When season three of Homeland starts on Showtime this fall, the CIA is dealing with the fallout from the Langley bombing in the second season finale– which basically means Saul (Mandy Patinkin) has to hire new, green agents because there are very few left, Carrie (Claire Danes) is raging about being on her meds and therefore missing things and now having no one believe her that Brody didn’t do it, and Brody himself (Damian Lewis) is missing in action, in hiding, while his family has to pick up the pieces of their shattered lives.
“Carrie is always sitting on her own personal ticking bomb,” Danes addressed critics, LA TV Insider Examiner included, “and it’s just an impossible dilemma because she is not great on the meds, and she’s even worse off of them, but there’s a really great sweet spot in the middle of those two states that she’s always trying to land on [where] she’s exceptionally high-performing, and we get to enjoy her trying to find that balance. It’s pretty bleak int he beginning. She’s gone off her meds for all sorts of reasons that she believes strongly in.”
As a result of Carrie’s decisions to attempt to take charge of her life through a new doctor, meditation, and running six miles a day instead of more socially accepted forms of treating bi-polar disorder, she finds herself in “isolation” for a good chunk of the season. This is a result not only of her own actions and behaviors, though, but also decision Saul makes that not only kicks her while she’s down but also kind of throws her under the bus.
“One of the themes of season three is the costs that are inacted [and] Saul and Carrie are the prime examples of that this season. As a result of the attacks last year, the CIA itself is on trial [and] Saul finds himself in a very unique and difficult position than he’s ever been in before, that is in the director’s chair,” executive producer Alex Gansa said.
“A man who is loathe to make decisions is now forced to make the most important ones of this life, that not only have direct consequences for a woman who was his protege and who he loves as a daughter, but [he’s also] fearful that he might be the last director of the CIA. Where it might seem his actions are out of character, he finds himself in a situation his character isn’t used to being in.”
It takes until episode six, which the Homeland team is shooting right now, for Carrie to kind of rejoin her former brethren in the story (“She does feel a certainl level of betrayal, and both she and Saul share a prfound level of guilt and loss. Even though they’re estranged from each other, they’re deeply connected. They experienced that trauma in a way that no one else has,” Danes said). But in the earlier episodes in the season, she is on-screen and important to the story, just in a segregated part of the story. For the first two episodes at least, Brody is completely absent from the screen.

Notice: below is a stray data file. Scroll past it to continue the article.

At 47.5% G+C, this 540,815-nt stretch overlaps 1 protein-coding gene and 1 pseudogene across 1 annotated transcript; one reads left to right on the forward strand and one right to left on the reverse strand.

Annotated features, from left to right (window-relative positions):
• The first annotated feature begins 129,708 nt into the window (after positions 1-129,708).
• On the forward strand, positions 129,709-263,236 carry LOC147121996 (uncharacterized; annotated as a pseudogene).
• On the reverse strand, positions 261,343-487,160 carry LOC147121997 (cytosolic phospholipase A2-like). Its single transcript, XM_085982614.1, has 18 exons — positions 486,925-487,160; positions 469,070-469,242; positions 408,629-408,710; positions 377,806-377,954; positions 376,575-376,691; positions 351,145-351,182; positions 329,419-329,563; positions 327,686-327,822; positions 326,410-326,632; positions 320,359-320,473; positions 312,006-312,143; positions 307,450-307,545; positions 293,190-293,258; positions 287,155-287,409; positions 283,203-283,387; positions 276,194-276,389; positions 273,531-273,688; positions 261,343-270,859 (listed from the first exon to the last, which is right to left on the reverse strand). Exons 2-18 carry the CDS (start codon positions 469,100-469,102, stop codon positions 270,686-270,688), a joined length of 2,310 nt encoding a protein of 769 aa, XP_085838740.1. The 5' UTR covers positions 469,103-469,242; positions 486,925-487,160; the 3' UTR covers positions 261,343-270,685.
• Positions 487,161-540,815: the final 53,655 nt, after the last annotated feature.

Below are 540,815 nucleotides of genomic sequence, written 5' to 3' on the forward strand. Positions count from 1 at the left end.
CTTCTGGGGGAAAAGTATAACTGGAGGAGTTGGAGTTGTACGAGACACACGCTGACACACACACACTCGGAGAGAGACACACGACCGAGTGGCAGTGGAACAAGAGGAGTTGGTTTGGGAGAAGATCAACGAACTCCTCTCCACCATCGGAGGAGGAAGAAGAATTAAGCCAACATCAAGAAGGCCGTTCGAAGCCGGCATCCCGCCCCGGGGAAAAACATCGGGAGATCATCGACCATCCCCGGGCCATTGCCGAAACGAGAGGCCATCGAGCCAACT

“So much was transpiring on the ground in Washington that Brody’s…flight from America made it impossible to include in that first couple of episodes,” Gansa said.
“The show very much lives in the collateral damage of this tragic situation and to play it any other way would have been [false].”
Lewis added a few more details for those fans who will be eagerly awaiting his return: “Brody is on the lam. He’s disappeared into a network of a tunnel system…he’s the most wanted criminal in the world, arguably, at this point, so he has to lay low. I think when you do see Brody, hopefully will be of interest to the audience is what state he’s in. Is he [on] a yacht on the coast surrounded by a bevy of Russian beauties? That was [my] pitch! Or is he lost? …But when you do see Brody for the first time, it will be interesting.”
Brody has always had an extra special relationship with his daughter Dana (Morgan Saylor). She managed to kind of intuit that he was going to do something terrible that day in the bunker, and she made him think twice about it. She also knew about and accepted his Islamic conversion in a way others just couldn’t come around to. Needless to say, she was hit extremely hard by the accusation that he was the Langley bomber, the guy behind what the media deemed “the second 9/11,” and the first few episodes of season three have her trying to readjust to her new family dynamic, calling her dad “crazy,” and all three of them experiencing cameras follow them every time they leave their house.
“A lot of different scenarios were considered. It’s interesting because we lost a couple of different writers from season two…So we brought in a couple [new] writers, and the writers were fans of the show, and we were able to ask them some very pertinent questions. The first one was…’Are we interested in watching the Brody family if Nick Brody [isn’t there] because he’s on the lam?’ And the answer was unanimously yes,” Gansa said.
“There was interest in those people…and we took comfort in that because we felt we had to honor those people we created. What are their lives like after this tragic attack?…All these family members are always paraded in front of the camera, and it seemed like a very good avenue to explore.”
Homeland will return to Showtime on September 29 2013 at 9 p.m.
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